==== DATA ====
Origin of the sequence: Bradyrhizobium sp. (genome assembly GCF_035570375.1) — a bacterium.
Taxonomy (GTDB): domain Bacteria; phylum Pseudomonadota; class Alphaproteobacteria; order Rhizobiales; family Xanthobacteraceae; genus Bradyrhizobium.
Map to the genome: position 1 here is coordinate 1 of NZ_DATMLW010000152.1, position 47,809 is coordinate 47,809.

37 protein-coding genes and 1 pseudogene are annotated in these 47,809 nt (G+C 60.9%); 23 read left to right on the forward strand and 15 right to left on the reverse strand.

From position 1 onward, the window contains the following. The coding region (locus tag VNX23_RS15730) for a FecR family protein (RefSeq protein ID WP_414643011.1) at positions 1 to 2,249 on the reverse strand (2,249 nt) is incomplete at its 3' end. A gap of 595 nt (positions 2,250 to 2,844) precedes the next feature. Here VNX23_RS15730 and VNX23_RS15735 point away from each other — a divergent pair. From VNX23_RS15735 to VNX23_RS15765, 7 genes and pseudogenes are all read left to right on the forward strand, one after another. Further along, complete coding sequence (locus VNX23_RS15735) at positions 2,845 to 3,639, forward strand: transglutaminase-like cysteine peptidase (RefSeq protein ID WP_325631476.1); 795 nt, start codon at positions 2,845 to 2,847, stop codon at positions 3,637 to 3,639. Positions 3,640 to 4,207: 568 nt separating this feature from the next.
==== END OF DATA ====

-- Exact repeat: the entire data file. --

Origin of the sequence: Bradyrhizobium sp. (genome assembly GCF_035570375.1) — a bacterium.
Taxonomy (GTDB): domain Bacteria; phylum Pseudomonadota; class Alphaproteobacteria; order Rhizobiales; family Xanthobacteraceae; genus Bradyrhizobium.
Map to the genome: position 1 here is coordinate 1 of NZ_DATMLW010000152.1, position 47,809 is coordinate 47,809.

37 protein-coding genes and 1 pseudogene are annotated in these 47,809 nt (G+C 60.9%); 23 read left to right on the forward strand and 15 right to left on the reverse strand.

From position 1 onward, the window contains the following. The coding region (locus tag VNX23_RS15730) for a FecR family protein (RefSeq protein ID WP_414643011.1) at positions 1 to 2,249 on the reverse strand (2,249 nt) is incomplete at its 3' end. A gap of 595 nt (positions 2,250 to 2,844) precedes the next feature. Here VNX23_RS15730 and VNX23_RS15735 point away from each other — a divergent pair. From VNX23_RS15735 to VNX23_RS15765, 7 genes and pseudogenes are all read left to right on the forward strand, one after another. Further along, complete coding sequence (locus VNX23_RS15735) at positions 2,845 to 3,639, forward strand: transglutaminase-like cysteine peptidase (RefSeq protein ID WP_325631476.1); 795 nt, start codon at positions 2,845 to 2,847, stop codon at positions 3,637 to 3,639. Positions 3,640 to 4,207: 568 nt separating this feature from the next.